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Body language (smiling) seems to be linked to meditation success as per Bhante Vimalaramsi:

smiling is an important aspect for the meditation. Learning to smile with mind and raising slightly the corners of the mouth helps mind to be observant, alert and agile.

Source

What are the mechanics behind this or how it works?


In addition these talks through not related to make suggestion that there is a link between body language, smiling and our well being:

  • It does not need to be any body who study under Bhante Vimalaramsi. If you can successfully formulate a explanation to a more neutral psychology view on the matter we can get to how it works according to Buddhism (ted.com/talks/amy_cuddy_your_body_language_shapes_who_you_are). – Suminda Sirinath S. Dharmasena Oct 2 '14 at 1:02
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    interesting. i hear this sort of thing from a lot of secular meditation teachers. not just with smiling, but also with straight back, open chest, etc. – Anthony Oct 2 '14 at 4:30
  • in my observation these techniques seem to counter frustration, negative states of mind, etc. – Anthony Oct 2 '14 at 4:32
  • Do you have any material I can go through? – Suminda Sirinath S. Dharmasena Oct 2 '14 at 4:36
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Thich Nhat Hahn is the only one I have read who attributes a significance to smiling. It may have to do with the challenging times he has had to endure.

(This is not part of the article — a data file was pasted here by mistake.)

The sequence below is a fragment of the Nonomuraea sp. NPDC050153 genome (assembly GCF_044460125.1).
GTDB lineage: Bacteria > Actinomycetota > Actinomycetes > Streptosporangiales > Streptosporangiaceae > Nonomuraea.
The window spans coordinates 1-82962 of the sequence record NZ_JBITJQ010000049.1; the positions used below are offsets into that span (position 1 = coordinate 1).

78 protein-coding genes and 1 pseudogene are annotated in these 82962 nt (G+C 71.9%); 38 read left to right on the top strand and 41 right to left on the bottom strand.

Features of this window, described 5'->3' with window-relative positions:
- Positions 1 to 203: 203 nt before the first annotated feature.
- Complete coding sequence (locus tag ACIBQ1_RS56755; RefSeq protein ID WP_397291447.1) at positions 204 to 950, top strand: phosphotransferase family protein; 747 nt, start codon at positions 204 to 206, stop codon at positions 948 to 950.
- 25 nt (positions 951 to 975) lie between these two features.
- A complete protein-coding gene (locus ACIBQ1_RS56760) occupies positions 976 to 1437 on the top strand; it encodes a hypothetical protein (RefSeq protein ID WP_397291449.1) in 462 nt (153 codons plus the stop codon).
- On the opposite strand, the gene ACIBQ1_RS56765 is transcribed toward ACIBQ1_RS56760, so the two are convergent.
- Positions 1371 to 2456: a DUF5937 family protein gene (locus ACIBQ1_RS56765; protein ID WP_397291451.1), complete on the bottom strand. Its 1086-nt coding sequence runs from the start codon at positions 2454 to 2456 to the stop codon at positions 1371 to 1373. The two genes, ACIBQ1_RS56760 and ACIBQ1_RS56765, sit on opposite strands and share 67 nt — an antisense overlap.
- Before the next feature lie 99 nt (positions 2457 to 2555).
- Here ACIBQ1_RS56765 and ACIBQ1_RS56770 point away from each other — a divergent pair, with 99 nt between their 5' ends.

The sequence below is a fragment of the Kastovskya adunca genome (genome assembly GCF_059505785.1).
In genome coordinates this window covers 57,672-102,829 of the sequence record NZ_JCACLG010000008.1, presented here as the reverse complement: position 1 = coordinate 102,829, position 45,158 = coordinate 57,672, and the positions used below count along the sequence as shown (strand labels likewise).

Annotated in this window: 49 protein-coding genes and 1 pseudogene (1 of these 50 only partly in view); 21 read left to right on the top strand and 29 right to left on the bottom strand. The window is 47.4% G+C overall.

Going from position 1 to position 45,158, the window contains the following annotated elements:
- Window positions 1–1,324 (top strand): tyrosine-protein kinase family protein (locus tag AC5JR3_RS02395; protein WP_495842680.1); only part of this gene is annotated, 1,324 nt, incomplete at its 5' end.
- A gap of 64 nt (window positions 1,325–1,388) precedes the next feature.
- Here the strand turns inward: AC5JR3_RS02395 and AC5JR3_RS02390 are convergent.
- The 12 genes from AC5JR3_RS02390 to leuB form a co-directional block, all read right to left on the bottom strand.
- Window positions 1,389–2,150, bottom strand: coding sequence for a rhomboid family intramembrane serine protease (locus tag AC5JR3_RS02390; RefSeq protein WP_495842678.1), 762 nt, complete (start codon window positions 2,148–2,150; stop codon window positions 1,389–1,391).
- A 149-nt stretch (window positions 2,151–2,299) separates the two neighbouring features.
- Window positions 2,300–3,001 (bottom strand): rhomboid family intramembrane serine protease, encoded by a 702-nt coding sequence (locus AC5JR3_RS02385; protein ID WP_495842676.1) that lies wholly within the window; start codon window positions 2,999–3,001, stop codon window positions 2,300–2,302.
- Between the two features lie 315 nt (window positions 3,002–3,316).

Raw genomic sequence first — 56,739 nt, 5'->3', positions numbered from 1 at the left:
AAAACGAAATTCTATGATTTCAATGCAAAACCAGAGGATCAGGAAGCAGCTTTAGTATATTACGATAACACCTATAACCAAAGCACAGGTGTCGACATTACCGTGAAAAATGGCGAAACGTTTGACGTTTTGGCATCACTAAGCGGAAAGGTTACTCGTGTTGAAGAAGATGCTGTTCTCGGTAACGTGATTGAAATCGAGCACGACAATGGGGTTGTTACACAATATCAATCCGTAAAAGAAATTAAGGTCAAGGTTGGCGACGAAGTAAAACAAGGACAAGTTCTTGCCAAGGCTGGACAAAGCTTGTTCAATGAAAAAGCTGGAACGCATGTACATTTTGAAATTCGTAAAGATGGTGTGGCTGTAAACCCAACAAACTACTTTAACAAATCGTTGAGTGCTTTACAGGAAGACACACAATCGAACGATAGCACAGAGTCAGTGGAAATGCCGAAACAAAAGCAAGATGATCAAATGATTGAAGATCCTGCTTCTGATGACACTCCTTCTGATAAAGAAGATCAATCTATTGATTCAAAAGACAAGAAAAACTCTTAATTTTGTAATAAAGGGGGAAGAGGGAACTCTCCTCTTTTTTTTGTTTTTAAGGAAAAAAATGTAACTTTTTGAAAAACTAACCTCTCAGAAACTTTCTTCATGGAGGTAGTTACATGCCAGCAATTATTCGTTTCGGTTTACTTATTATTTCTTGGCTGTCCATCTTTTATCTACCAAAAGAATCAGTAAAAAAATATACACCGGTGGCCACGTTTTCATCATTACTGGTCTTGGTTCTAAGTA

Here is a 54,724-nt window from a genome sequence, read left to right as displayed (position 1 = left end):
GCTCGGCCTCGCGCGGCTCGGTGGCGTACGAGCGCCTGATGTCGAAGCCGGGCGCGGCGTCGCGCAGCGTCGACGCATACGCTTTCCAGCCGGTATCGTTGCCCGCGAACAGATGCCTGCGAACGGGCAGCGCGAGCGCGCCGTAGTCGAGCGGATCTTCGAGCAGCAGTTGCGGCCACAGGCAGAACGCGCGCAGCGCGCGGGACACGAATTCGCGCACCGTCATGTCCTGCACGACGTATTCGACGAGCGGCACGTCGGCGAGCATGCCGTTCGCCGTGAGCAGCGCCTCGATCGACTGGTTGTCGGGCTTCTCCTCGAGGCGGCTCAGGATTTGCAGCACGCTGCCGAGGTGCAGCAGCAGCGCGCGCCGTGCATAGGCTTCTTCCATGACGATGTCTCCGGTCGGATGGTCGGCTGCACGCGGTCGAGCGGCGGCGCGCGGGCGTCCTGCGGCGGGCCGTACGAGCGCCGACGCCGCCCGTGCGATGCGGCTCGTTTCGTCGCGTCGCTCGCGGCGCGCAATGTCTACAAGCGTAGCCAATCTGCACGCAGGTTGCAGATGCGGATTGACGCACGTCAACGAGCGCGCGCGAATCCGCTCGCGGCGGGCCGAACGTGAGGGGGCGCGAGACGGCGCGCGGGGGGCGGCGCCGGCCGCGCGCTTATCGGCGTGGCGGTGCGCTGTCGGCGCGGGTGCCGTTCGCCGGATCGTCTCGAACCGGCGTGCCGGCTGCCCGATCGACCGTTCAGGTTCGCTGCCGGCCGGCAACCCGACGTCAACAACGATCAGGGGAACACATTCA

http://www.huffingtonpost.com/marianne-schnall/beliefs-buddhism-exclusiv_b_577541.html

The interview with him contains much of his practice, but here is an excerpt about smiling

We humans have lost the wisdom of genuinely resting and relaxing. We worry too much. We don't allow our bodies to heal, and we don't allow our minds and hearts to heal. Meditation can help us embrace our worries, our fear, our anger; and that is very healing. We let our own natural capacity of healing do the work.

Total relaxation is the secret to enjoying sitting meditation. I sit with my spine upright, but not rigid; and I relax all the muscles in my body. Breathing in, I bring my attention to one part of my body; breathing out, I smile with gratitude and love to that part of my body. For example, I breathe in and I bring my attention to my face. On my face there are about 300 muscles, and whenever I get worried, angry or sad, these 300 muscles harden, and anyone who looks at me can see that I'm tense. But if while breathing in I can be aware of my face, and breathing out I can smile to my face, then that tension immediately dissipates. It's almost like a miracle. In just a few breaths we can feel peace, happiness, and relaxation on our face. Our face becomes light, fresh, like the kind of flower it was before. Every face is a flower.

After breathing three or four times with "breathing in I am aware of my face; breathing out I smile to my face," then I can breathe in and bring my awareness to the muscles in my shoulders, because our shoulder muscles are often tense. As I breathe out, I relax and smile with my shoulders. Gradually we can move through the whole body, so after just a few minutes we can already normalize our body so it feels light and relaxed.

This is something everyone can do in the first minutes of sitting, and not only when we are in the meditation hall. Wherever we sit, we can sit beautifully, just like we are doing sitting meditation, and we will feel stability and freedom. Sitting down to eat or do paperwork, we sit upright and relaxed. Let us sit like the Buddha.

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A person who is advanced towards realization of emptiness will typically display a calm, peaceful, and blissful demeanor, even during trying circumstances. I would say that smiling is a natural part of such a demeanor.

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